Once again, this year, I had the pleasure of presenting the opening at our now, not so little State of the Map Scotland Conference, which was held at Inspace on the 19th and 20th October 2012.
When I started to write this talk, I wasn’t sure where it was going to end up, I found it interesting and I hope that you do to.
For me one of the most exciting trends, over the last year is seeing OpenStreetMap appearing invarious places:
the switch2osm, 2012 started with an announcement by nestoria that they were moving over OSM.
Triggered by the ever improving quality of OSM, as well as google looking at charging, it was great to see this long term support switch to using our map.
Another example is is foursquare.
I was amazed when I opened the site at the prominence given to the map on the foursquare homepage. This shouldn’t be a surprise, given the nature of the site but I don’t think a google map would have made the landing page here.
It was also interesting to watch the foursquare community, I think overall OSM has gained visibility and exposure from this change (citation needed)
Flickr has continued to have some OSM maps and improve those maps, despite a new deal yahoo has to switch to Nokia maps, has continued to have some OSM maps.
I would love to see OSM as a layer across flickr’s maps, the Nokia maps are a big improvement but are still aimed at car drivers and so still miss lots of places where photo’s might be taken. Hopefully we will see more OSM on flickr in the future.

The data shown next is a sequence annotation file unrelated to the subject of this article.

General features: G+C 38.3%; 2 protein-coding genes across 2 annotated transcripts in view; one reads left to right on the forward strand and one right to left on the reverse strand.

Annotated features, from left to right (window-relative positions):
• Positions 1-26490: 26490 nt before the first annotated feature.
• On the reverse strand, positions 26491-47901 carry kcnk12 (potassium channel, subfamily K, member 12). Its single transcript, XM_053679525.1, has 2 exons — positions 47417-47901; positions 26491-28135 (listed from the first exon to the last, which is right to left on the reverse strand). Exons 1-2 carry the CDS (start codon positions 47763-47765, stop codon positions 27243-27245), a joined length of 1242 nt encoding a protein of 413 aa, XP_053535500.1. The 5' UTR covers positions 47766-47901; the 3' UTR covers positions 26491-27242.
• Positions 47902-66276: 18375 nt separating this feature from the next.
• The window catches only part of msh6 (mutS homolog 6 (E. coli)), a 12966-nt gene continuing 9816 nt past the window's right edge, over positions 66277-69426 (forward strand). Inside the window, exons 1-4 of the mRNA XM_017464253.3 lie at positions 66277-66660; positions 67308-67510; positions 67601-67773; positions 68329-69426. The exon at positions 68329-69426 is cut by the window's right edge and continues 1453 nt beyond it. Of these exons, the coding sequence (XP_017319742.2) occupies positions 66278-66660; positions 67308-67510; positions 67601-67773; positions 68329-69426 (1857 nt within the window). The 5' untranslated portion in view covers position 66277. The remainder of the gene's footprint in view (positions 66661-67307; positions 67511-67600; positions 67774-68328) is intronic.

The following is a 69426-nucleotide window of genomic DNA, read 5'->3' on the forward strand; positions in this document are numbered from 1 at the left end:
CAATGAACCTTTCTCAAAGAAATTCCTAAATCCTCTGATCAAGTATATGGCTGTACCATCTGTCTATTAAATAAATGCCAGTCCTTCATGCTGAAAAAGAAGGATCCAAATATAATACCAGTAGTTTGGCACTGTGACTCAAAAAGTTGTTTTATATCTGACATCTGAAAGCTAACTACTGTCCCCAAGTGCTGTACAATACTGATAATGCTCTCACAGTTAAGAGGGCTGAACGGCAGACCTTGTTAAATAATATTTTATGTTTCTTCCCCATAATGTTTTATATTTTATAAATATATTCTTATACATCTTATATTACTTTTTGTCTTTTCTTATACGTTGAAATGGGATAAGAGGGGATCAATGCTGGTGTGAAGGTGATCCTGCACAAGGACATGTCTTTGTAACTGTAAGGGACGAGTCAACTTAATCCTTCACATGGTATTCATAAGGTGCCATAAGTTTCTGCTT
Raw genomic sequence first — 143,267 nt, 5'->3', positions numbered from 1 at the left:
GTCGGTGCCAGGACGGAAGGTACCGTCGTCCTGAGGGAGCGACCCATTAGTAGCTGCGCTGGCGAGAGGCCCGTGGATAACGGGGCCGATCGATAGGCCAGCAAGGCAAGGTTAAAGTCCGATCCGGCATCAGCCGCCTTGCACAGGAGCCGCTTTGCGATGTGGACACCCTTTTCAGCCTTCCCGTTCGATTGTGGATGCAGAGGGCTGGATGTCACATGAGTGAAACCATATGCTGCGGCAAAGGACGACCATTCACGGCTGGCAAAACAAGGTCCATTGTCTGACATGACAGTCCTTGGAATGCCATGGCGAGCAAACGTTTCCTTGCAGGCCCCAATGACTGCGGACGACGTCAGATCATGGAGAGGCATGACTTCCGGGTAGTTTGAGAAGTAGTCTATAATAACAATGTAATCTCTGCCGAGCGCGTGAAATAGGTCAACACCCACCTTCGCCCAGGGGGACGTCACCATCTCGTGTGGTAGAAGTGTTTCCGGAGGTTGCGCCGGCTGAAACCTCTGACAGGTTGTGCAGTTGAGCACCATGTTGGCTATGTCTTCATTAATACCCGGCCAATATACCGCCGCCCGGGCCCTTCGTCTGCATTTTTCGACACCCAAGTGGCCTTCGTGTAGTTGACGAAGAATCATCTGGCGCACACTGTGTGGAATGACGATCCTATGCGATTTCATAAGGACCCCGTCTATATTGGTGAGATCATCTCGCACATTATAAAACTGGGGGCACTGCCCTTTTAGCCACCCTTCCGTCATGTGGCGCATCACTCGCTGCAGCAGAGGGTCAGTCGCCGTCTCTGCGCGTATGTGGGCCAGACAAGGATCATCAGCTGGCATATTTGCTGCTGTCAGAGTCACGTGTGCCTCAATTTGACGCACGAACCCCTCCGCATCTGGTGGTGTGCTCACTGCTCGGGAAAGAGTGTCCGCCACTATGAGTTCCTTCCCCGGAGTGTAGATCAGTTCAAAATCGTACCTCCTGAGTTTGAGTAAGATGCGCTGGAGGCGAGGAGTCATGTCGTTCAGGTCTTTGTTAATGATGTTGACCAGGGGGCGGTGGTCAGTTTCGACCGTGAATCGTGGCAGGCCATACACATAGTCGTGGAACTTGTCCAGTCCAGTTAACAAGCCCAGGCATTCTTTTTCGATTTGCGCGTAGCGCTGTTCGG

Finally as a more personal example of a switch2osm. I switched my parents B&B in Kent over to use OSM.
This change was a little overdue, but for me is a milestone on my journey with OSM, I first discovered OpenStreetMap when I was trying to locate local attractions when I first added a google map to this site, back around 2006.
I wasn’t surprised by the detail on the Sissinghurst page, as I mapped this myself.
but in fact zoomed in, almost every page such as this one for Bodiam Castle has lots of the little bits of detail, such as the moat, ticket office and car park (not shown here).
A lot of this is now possible, because more and more companies are starting to provide services around OSM. As I said last year:
Rightly or wrongly OSM is currently setup largely as a data provider - so it’s really great to see these other “consumer” facing options and websites appear as the more people see OSM the better our data becomes even if only a ting percentage of these can be converted into mappers. Obviously better information and simpler tools may help to lower the entry barrier in the future.
The biggest recent impact has been from mapbox:
Also a big shout out to the Stamen map styles and tiles:
such as the toner style above or the acclaimed watercolour style that I used on the first slide.
While we’re on styles, we can’t ignore the continuous improvement’s to the OSM “house” style:
The cycle map style:
public transport style:
and mapquest style
again mapquest open provides a great example of a complete web mapping site, with search and routing. So provides a potential OSM powered google maps replacement.